Hedy Lamarr was widely recognized as one of the most beautiful faces in Hollywood in the 1930s and ‘40s. But, as the audience at last Friday’s Cineculture movie screening found out, she offered the world a lot more than a pretty face.
“Bombshell: The Hedy Lamarr Story” was shown in front of a nearly packed Peters Auditorium. The film is a documentary on Lamarr’s life, from her childhood in Austria to her death in Casselberry, Florida, in January 2000.
“Any girl can be glamorous. All you have to do is stand still and look stupid,” Lamarr said.
And Lamarr was indeed glamorous. The film showcases how her face caught the eyes of a number of powerful men in film, oil and armament. She was able to establish herself as movie star in Czechoslovakia and then in the United States.
It was her inventive mind, though, that made her such a diverse figure in the film industry, said Richard Rhodes, author of “Hedy’s Folly,” the literary basis for the film.
“She was a highly intelligent human being,” Rhodes said.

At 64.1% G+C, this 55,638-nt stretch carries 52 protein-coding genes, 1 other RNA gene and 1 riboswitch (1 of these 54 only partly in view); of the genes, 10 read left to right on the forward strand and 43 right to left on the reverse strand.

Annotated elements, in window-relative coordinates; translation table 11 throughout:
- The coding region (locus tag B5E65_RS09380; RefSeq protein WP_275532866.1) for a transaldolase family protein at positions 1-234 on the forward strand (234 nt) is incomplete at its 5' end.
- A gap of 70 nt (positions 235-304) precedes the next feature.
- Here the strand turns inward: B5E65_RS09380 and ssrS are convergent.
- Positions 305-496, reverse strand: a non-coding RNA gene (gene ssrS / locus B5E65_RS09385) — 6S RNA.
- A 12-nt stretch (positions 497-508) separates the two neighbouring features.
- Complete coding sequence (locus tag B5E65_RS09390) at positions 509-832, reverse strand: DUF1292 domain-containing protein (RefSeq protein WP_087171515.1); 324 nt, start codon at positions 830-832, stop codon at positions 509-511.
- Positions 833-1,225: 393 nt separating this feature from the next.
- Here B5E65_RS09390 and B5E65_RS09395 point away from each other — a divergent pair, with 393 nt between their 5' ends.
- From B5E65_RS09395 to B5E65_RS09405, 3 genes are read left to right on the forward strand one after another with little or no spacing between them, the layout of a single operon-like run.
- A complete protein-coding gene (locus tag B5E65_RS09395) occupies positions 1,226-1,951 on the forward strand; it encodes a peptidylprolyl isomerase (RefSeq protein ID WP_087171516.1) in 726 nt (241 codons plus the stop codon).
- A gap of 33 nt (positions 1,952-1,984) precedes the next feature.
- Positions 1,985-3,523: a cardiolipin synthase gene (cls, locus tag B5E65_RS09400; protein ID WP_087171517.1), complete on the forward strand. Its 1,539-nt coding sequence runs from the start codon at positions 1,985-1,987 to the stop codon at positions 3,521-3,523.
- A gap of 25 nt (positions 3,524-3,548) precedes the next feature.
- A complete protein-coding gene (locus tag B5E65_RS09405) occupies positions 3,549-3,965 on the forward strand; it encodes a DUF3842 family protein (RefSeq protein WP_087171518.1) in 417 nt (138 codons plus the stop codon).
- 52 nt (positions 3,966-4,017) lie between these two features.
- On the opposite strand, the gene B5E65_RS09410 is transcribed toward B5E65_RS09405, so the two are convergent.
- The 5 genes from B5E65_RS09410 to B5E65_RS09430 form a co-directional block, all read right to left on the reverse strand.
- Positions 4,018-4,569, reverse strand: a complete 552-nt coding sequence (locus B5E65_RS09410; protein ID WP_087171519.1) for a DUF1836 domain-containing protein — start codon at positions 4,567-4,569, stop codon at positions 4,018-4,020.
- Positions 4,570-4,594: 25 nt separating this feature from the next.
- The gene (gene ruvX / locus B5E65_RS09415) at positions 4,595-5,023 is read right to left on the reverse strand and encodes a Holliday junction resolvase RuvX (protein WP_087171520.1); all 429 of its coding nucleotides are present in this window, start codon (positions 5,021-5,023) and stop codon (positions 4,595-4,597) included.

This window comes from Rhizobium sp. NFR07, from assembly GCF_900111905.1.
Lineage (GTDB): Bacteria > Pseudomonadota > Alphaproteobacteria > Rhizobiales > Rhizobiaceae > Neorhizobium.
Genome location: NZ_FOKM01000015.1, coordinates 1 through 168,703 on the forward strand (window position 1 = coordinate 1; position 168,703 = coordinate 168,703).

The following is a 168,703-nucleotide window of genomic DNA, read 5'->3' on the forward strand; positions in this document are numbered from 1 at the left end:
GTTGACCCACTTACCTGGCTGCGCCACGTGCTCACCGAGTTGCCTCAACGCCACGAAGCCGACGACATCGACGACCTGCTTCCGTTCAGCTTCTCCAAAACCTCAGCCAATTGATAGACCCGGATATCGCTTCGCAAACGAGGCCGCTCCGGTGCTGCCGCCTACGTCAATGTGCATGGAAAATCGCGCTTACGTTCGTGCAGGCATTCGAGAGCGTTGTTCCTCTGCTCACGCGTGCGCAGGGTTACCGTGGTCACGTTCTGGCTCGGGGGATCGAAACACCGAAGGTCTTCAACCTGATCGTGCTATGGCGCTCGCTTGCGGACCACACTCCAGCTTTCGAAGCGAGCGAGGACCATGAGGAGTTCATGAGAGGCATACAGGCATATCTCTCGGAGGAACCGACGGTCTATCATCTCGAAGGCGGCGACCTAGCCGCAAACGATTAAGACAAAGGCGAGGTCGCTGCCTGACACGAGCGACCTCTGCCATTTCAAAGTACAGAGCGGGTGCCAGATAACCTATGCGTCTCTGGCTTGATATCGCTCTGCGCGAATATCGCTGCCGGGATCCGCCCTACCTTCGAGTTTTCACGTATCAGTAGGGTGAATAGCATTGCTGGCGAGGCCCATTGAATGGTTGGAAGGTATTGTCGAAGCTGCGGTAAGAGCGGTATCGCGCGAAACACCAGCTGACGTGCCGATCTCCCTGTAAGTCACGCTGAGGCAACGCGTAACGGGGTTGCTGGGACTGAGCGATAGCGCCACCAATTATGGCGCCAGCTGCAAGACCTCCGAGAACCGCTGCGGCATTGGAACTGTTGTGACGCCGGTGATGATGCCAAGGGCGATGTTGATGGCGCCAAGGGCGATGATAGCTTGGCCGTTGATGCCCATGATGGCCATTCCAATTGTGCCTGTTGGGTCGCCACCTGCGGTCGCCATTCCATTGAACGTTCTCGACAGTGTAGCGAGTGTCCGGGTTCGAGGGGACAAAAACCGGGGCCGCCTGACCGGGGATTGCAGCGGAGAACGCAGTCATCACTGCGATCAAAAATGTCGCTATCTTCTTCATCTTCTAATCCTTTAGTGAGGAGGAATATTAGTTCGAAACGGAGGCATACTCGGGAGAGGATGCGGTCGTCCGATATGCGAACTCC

Rhodes was at the screening as the discussant and provided information for the documentary. He said his book focused much more on Lamarr’s inventor persona than the film did.
Lamarr’s interest in inventing was instilled in her by her father. When her acting career was in decline, her passion for it was renewed.
Her most successful creation came at the beginning of World War II. She concocted a guidance system for Allied torpedoes.
Her technology was not used until the 1960s, and she was not credited or celebrated for the invention until the 1990s.
That technology influenced the technology used today for Wi-Fi and Bluetooth.
“It’s truly remarkable when you really think about it. Leaving your home country, going to another country where you don’t speak the language, and somehow managing to put a life together like this one,” Rhodes said.
The film used a lot of its runtime to show the many problems that followed Lamarr after the conclusion of her acting career.
Her time in Hollywood left her with a drug addiction, little money and an undying pressure to keep the glamour that personified her for so long. That pressure manifested itself in numerous plastic surgeries.
Her two children, both of whom she had with her third husband, shared stories of how loving she was. The film later shared stories of how volatile she became because of her many issues.
After the screening, Rhodes took some time to answer questions. Mary Husain, director of CineCulture, shared her thoughts on Rhodes’ book with the audience.
“I promise I’m not being paid by the publisher or anything, but [‘Hedy’s Folly’] is an excellent read. So you should all give it a read,” Husain said.